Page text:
Over the years, the trap has deteriorated.  The DNR no longer maintains it.  However, the Lake Association, with the help of Kevin Gruenhagen, Bill Schultz, Lowell Skoglund, Steve Meyer and others, along with the DNR's Bruce Gilbertson are working on restoring the trap to its original purpose.  Dale Kragenbring of Atwater was hired to build some new gates.  After restoring the trap, the plan is to let rough fish remaining in the small lakes during the winter months freeze out, and trap them between the gates as they try to run upstream in the spring.  Once trapped, they will be removed by Association volunteers and/or professionals hired to remove and dispose of them.  The removal is particularly difficult work as some of the carp can weigh up to 30 pounds!
In April of this year only one of the gates was operational!  Carp gathered at the lake side trying to run upstream, and northern pike were on the other side, trying to return to the lake after spawning.  The above mentioned volunteers managed to temporarily restore the eastern gates and open up the lake side gates, with the result that the northerns made it back into the lake while the carp are still trapped at a gate.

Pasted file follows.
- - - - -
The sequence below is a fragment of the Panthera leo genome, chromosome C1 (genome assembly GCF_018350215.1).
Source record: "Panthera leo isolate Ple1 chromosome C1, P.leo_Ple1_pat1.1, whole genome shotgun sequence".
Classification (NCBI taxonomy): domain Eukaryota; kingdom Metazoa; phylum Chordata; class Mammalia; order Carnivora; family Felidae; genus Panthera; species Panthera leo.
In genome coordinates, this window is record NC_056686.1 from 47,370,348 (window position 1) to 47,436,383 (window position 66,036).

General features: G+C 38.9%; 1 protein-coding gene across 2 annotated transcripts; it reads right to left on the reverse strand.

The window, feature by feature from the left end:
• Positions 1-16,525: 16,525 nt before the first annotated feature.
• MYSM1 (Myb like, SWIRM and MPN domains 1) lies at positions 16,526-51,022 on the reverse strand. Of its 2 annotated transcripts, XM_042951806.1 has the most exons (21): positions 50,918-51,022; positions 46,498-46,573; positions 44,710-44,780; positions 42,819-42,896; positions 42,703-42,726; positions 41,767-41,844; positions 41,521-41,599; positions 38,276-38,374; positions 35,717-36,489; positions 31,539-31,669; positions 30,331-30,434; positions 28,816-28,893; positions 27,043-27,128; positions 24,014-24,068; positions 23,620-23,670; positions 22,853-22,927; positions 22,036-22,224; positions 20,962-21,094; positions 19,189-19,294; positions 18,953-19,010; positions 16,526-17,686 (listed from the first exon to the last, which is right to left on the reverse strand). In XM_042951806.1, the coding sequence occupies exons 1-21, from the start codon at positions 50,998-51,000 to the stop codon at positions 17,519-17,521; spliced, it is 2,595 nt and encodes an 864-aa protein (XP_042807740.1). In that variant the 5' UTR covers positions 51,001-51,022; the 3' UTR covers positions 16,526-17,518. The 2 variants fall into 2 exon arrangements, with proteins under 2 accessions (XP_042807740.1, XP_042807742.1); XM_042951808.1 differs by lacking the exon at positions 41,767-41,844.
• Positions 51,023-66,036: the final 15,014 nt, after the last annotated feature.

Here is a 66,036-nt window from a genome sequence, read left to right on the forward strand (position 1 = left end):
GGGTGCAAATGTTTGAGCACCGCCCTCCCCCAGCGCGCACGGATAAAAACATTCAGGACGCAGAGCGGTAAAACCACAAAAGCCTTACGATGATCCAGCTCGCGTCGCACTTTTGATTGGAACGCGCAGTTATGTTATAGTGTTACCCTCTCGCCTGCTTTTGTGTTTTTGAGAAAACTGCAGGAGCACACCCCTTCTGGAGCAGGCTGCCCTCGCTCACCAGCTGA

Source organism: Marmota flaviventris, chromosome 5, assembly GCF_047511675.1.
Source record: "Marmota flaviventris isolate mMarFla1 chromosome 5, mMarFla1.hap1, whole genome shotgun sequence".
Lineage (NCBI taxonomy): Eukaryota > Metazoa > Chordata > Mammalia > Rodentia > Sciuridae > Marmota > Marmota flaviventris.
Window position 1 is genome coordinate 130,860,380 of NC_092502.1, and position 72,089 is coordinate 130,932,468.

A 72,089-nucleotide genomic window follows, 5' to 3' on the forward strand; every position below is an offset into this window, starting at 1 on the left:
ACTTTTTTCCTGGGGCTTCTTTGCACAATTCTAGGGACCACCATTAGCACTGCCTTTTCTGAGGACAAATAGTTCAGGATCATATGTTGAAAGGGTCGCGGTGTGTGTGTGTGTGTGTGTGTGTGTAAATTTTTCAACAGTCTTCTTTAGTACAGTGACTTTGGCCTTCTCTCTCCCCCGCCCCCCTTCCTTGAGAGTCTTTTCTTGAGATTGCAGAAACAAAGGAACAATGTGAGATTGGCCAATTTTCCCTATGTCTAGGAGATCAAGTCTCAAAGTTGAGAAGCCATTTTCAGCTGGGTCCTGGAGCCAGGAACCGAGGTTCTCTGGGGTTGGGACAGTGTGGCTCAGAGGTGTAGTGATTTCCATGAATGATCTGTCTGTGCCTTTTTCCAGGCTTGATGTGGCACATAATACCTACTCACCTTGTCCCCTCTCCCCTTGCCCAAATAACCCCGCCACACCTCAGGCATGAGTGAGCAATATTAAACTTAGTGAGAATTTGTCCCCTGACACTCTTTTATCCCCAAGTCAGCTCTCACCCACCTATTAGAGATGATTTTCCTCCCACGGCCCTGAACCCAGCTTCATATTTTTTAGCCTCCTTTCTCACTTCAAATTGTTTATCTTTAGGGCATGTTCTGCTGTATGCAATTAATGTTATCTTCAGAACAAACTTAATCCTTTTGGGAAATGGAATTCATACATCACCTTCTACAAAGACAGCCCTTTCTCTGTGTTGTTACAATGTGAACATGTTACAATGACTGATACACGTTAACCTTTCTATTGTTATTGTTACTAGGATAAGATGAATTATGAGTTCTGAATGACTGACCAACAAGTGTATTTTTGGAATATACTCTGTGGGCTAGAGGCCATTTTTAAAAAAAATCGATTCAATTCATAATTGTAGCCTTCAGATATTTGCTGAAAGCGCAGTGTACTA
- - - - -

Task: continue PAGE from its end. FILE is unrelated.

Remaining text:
Those interested in working on the project can contact any of the above named volunteers, as well as Tom Deadrick who is hoping to contract with a commercial operator to dispose of the fish.  The Association has authorized an expenditure for the purpose, as well as another to erect "No Fishing" signs along the trap inlet.
How to Cook A Carp
Weston, West Virginia
Carp Fishing Festival - June 7 - 8 - 9, 2002
by the Corpulent Carp Connosewer (www.whawradio.com)

Those who will come to Weston June 7-8 to participate in the Carp Fishing Tournament will be after the biggest fish they can find, but bigger isn't better when it comes to 'cookin' carp.  One for the reasons stated above, big old carp aren't very tasty and their meat is tough, and Two the big'uns are heavy and hard to handle, keep sliding off the sideboard of the sink, and don't fit very well into my frying pans and baking dishes.  Small pan sized carp in the two to three pound range are easier to handle and much tastier.